Meghan McCain has been very vocal in her support for her father, Senator John McCain, who is currently undergoing treatment for brain cancer.
Just last week, McCain posted a photo of herself and her father on Instagram with this message: “My Mother calls me ‘John McCain in a dress’—my relationship with my father has always been magic—we are fiercely and protectively forever on each other’s team. Love with your complete and whole heart in this life. We keep fighting because we are all McCains, we are a family of a long lineage of Vikings—fighting is what we have always done, and what we will always do.”
McCain uses the word “fight” several times in talking about her father, but it’s a term many in the cancer community take issue with. In a new report titled “Missed Opportunities,” the U.K. charity Macmillan Cancer Support says that framing cancer as a “fight” or “battle” can make patients feel guilty or as if they have failed or lost if their condition worsens.
After the report went public, people flooded Twitter with their own thoughts on this, including actor Rob Delaney, who recently lost his young son, Henry:
My late wife Siân Busby always hated the metaphor of “fighting” cancer or “beating” it. She was always optimistic. And never fatalistic. And endured hideous treatments and operations. But she did not find the idea of cancer as the enemy especially helpful. pic.twitter.com/b16VGmXpOs
— Robert Peston (@Peston) May 15, 2018
Thank you Robert. I hate the fighting metaphor. My son Henry was a bad motherfucker; it’s not about fighting. Our family’s acknowledgement of reality allowed Henry to die peacefully at home. He was so happy in his final weeks. https://t.co/B62TLfxqhW
— rob delaney (@robdelaney) May 15, 2018
I work in palliative care and I’m so glad this is now being called out as it has frustrated me for years.
— Juliette O'Sullivan (@JulietteOSull) May 15, 2018
Exactly this. Don’t like the “fighting” or “battle” metaphor.
Leads to “x lost their battle with cancer”, which implies a failure.
You never hear “x lost their battle with a heart attack”, or “y lost their battle with getting run over by a bus”.
— Andy Ward (@andyward79) May 15, 2018
Agree. I never use war metaphors to describe cancer treatments or someone's illness. We should kick the cancer as battle metaphor to the curb, it's designed to make everyone feel better EXCEPT the person with cancer. https://t.co/R01tc0vXSQ
— Leslie Poston (@leslie) May 15, 2018
Clearly, everyone approaches a cancer diagnosis differently, and a variety of preferred terminology comes with that. (Shannen Doherty, whose breast cancer is now in remission, prefers the term “cancer slayer,” for example.) But this issue with using terms like “fight” and “battle” in relation to cancer isn’t new, Marlon Saria, PhD, RN, advanced practice nurse researcher at the John Wayne Cancer Institute at Providence Saint John’s Health Center in Santa Monica, Calif., tells Yahoo Lifestyle.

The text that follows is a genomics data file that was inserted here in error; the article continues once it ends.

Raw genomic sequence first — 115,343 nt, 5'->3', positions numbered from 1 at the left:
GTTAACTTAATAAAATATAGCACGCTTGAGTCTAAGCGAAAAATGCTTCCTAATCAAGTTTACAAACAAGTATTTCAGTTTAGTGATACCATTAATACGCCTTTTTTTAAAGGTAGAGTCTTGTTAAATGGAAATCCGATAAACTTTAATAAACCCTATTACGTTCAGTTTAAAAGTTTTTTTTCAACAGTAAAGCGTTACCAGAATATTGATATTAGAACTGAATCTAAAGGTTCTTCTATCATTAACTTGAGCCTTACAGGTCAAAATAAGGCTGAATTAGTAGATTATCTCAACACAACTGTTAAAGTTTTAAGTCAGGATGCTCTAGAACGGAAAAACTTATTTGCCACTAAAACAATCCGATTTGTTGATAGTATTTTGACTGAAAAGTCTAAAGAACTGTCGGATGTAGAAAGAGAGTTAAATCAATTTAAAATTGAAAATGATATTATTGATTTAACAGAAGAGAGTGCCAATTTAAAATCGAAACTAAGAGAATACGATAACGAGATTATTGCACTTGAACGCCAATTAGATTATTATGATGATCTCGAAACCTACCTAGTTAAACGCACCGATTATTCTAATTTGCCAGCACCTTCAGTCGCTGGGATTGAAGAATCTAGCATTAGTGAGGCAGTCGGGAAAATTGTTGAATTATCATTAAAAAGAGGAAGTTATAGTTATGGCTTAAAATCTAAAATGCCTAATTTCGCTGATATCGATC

“’Fight’ and ‘battle’ means that you can either win or lose,” he says, adding that “journey” and “survivor” can also be controversial. “If you think about it, who are the other survivors that we talk about other than cancer survivors?” Saria says. “You don’t talk about someone being a diabetes survivor or a stroke survivor.”
It’s often patients in palliative care who struggle with this terminology the most, Martha Aschenbrenner, licensed professional counselor with the University of Texas MD Anderson Cancer Center, tells Yahoo Lifestyle. “The idea of a battle always has a sense of personal responsibility and accountability,” she points out. “For a lot of people, they feel like it puts the onus on them to survive their cancer.”
When it comes to helping people figure out how to mentally grapple with a cancer diagnosis, Aschenbrenner says she often asks the patient to define the terminology they’re comfortable with using. “I ask people, ‘What does this feel like to you?’” she says. A lot depends on a person’s stage of life and their generational perspective. Those who are older tend to look at it as a battle, while younger people typically view cancer as something they have to learn to live with, Aschenbrenner says.
If you know someone who has a cancer diagnosis, it may be helpful to listen to them and see how they refer to their cancer before using certain terms like “fight” and “battle.” But, of course, support is the most important thing. If someone you love is dealing with cancer, it’s important for you to be there and show your support, even if you happen to slip and use terminology that may be controversial, Saria says. Ultimately, being present matters much more.
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